I once heard the regular pandemic press conferences referred to as “the daily 11 am depresser,” and the man giving them, then-PM Scott Morrison, as “Sir Announcealot.” When he began doing statements about lack of vaccines an especially creative name for him was “The Pfizer-Miser”
Melbourne, and the whole state of Victoria, was in lockdown longer than the rest of Australia because of a lax initial approach to hotel quarantining. This led to the people of Melbourne being labelled Spice Girls (because everyone was trying their hardest except Victoria)
One last note on COVID-era slang in Australia: having a swab test could be referred to as “a nasal appraisal” and, in the early days of the pandemic, COVID itself was occasionally labelled (and I’m afraid this is in poor taste, even by Aussie slang standards) “the boomer remover”
A last list of Aussie slang:

5. Don’t know whether I’m Arthur or Martha (don’t know whether I’m coming or going)
4. Tucker (food)
3. A tucker fucker (a microwave)
2. Weaker than a sunburned snowflake (very weak)
1. He’s got a few kangaroos loose in the top paddock (he’s a fool)
Final tweet of the thread (maybe!). My favourite Aussie version of “you can’t polish a turd” is “you can't make strawberry jam out of pig shit, no matter how much sugar you use.” And a phrase for a miser who never buys a round at the pub is “he wouldn’t shout in a shark attack”
Back by unpopular demand...

5. Could eat the crutch out of a low flying duck (hungry)
4. Full as a doctor’s wallet (not hungry)
3. Slower than a boomer with a QR code (not fast)
2. Wanker’s waistcoat (a North Face gilet)
1. Don’t come the raw prawn with me (don't try to fool me)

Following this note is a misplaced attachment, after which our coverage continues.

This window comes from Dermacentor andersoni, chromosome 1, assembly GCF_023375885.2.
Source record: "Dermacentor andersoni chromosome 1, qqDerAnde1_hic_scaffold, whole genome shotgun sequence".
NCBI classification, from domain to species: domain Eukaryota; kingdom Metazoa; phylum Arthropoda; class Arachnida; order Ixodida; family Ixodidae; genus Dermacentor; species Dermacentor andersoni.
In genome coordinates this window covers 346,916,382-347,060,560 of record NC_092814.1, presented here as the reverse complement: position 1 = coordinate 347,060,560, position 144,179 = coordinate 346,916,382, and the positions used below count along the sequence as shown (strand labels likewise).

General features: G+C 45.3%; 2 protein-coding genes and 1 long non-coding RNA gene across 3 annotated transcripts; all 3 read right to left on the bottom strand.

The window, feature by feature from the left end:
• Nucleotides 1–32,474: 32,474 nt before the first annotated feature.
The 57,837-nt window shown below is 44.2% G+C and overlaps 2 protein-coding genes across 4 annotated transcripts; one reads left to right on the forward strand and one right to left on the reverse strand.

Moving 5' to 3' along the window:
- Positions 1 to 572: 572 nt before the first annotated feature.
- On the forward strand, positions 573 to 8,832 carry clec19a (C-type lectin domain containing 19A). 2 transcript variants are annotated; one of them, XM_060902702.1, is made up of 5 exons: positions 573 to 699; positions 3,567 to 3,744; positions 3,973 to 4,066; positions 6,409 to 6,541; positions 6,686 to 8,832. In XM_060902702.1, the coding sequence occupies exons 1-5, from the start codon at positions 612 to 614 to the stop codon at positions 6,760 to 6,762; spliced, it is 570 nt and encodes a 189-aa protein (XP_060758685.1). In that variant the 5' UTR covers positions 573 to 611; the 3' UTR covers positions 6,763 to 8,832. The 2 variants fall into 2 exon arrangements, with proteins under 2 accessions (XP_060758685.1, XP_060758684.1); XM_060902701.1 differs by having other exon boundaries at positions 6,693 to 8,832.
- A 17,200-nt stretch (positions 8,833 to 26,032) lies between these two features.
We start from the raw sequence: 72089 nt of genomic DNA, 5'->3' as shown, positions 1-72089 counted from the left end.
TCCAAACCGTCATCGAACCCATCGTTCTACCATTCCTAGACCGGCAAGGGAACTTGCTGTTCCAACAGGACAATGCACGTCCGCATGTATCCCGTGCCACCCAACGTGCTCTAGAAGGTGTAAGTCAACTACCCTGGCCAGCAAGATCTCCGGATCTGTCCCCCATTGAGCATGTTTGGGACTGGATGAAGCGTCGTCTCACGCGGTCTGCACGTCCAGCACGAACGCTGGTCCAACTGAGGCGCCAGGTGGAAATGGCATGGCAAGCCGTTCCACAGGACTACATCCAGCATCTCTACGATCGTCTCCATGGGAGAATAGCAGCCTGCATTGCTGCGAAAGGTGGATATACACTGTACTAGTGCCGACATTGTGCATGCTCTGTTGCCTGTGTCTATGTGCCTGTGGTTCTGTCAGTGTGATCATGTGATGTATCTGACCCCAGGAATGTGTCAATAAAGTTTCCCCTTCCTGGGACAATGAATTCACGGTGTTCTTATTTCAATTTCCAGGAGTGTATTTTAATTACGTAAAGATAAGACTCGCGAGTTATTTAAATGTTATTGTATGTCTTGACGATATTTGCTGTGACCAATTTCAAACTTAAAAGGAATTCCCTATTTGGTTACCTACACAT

A modern Aussie term for a bloke who keeps putting off proposing to his long-term partner is ‘dirty knee phobia.’ A way of describing something from ages ago is ‘when Jesus played fullback for Jerualem.’ And a slang phrase for a messy situation is ‘a shitshow at the fuck factory’
Bonus Australian fact for you – An episode of the English show Peppa Pig has twice been pulled off air in Australia after being deemed inappropriate for Aussie children. The episode’s main message was ‘spiders can’t hurt you’
In an Aussie Rules match between St Kilda and Brisbane Lions, St Kilda player Brett Voss was about to take a shot at goal when someone shouted “My old man f*cked your mum!” He turned round to find that the player who said it was his brother, Michael, who played for the other team
And I’ll leave you with another Aussie ‘yo momma’ jibe, which is ‘your mum drinks tap water in Adelaide.’

Onya for reading this thread, ya beauts!

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More from @AdamCSharp

Sep 28
A Spanish version of “in a while, crocodile” is me las piro, vampiro. It means “I’m outta here, vampire”

* read on for lots more rhyming farewells from around the world (a thread)…
In Chile, when a gathering is over and it’s time to leave you can say calabaza, calabaza, cada uno pa su casa. It means “pumpkin, pumpkin, everyone to their own home”
Two more Spanish versions of “see you later, alligator” are hasta la vista, ciclista (“see you later, cyclist”) and con esto y un bizcocho, hasta mañana a las ocho (“with this and a slice of pound cake, see you tomorrow at eight o’clock”)